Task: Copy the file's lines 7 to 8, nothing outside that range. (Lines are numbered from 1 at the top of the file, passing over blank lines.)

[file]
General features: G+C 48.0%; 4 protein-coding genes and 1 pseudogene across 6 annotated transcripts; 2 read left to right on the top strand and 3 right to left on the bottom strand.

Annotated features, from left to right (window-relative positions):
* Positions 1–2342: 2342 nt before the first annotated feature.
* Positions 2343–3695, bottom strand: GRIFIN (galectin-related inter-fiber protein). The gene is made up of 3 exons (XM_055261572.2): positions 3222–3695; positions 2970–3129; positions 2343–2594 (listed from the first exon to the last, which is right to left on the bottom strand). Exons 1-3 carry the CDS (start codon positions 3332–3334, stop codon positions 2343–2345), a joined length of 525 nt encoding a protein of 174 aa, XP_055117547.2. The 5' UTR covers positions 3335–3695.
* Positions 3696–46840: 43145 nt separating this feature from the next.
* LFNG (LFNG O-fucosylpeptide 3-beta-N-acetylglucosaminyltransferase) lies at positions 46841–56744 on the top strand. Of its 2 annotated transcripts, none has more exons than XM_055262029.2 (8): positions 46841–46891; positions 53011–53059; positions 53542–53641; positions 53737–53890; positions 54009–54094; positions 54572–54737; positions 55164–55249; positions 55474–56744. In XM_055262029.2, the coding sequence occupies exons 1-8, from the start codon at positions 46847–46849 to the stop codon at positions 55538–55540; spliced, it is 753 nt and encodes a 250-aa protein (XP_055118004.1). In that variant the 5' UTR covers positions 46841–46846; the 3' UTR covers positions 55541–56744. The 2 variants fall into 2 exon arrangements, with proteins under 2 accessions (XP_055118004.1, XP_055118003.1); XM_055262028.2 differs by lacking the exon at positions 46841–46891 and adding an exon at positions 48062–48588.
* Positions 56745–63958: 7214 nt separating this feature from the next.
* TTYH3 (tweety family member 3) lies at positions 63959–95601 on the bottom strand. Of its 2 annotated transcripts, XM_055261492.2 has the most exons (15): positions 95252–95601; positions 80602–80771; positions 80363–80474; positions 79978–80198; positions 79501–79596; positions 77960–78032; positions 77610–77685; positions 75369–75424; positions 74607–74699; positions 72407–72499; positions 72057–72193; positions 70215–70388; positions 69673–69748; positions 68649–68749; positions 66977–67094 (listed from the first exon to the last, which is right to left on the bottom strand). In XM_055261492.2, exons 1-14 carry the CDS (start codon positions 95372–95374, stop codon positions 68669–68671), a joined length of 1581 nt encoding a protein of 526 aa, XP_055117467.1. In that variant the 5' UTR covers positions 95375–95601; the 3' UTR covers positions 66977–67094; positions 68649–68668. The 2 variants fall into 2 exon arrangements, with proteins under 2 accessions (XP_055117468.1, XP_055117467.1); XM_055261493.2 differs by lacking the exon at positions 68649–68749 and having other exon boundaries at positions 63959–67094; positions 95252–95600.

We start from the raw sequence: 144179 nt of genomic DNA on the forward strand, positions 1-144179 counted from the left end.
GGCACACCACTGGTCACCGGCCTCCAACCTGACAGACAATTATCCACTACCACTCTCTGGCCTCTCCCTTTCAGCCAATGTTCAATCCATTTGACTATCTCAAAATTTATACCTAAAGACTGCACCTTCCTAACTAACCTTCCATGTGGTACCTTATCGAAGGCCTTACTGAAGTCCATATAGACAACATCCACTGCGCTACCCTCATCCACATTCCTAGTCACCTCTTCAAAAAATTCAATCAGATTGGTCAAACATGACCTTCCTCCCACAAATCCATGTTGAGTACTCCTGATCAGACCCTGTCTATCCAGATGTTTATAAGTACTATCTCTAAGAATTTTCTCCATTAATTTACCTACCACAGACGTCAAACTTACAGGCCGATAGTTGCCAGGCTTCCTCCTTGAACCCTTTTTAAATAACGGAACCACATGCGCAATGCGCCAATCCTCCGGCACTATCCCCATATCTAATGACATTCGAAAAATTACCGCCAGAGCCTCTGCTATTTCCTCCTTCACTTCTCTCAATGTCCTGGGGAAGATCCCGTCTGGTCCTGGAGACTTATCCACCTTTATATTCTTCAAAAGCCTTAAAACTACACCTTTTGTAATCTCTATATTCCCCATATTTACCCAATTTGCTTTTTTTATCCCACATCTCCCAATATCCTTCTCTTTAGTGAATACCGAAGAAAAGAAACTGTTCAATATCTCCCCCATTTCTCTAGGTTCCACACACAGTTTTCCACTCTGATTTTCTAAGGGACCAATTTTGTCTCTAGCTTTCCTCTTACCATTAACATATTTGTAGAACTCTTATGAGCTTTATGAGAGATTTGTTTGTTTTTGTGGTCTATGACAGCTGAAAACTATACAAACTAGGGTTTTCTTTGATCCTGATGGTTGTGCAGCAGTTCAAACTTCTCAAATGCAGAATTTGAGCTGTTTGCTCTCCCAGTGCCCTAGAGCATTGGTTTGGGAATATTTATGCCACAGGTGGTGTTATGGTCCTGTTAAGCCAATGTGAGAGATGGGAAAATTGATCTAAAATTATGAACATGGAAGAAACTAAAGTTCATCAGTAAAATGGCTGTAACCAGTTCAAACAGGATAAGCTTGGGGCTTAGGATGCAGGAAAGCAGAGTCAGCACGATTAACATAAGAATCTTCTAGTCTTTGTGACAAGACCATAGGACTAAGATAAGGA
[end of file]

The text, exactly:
* Positions 56745–63958: 7214 nt separating this feature from the next.
* TTYH3 (tweety family member 3) lies at positions 63959–95601 on the bottom strand. Of its 2 annotated transcripts, XM_055261492.2 has the most exons (15): positions 95252–95601; positions 80602–80771; positions 80363–80474; positions 79978–80198; positions 79501–79596; positions 77960–78032; positions 77610–77685; positions 75369–75424; positions 74607–74699; positions 72407–72499; positions 72057–72193; positions 70215–70388; positions 69673–69748; positions 68649–68749; positions 66977–67094 (listed from the first exon to the last, which is right to left on the bottom strand). In XM_055261492.2, exons 1-14 carry the CDS (start codon positions 95372–95374, stop codon positions 68669–68671), a joined length of 1581 nt encoding a protein of 526 aa, XP_055117467.1. In that variant the 5' UTR covers positions 95375–95601; the 3' UTR covers positions 66977–67094; positions 68649–68668. The 2 variants fall into 2 exon arrangements, with proteins under 2 accessions (XP_055117468.1, XP_055117467.1); XM_055261493.2 differs by lacking the exon at positions 68649–68749 and having other exon boundaries at positions 63959–67094; positions 95252–95600.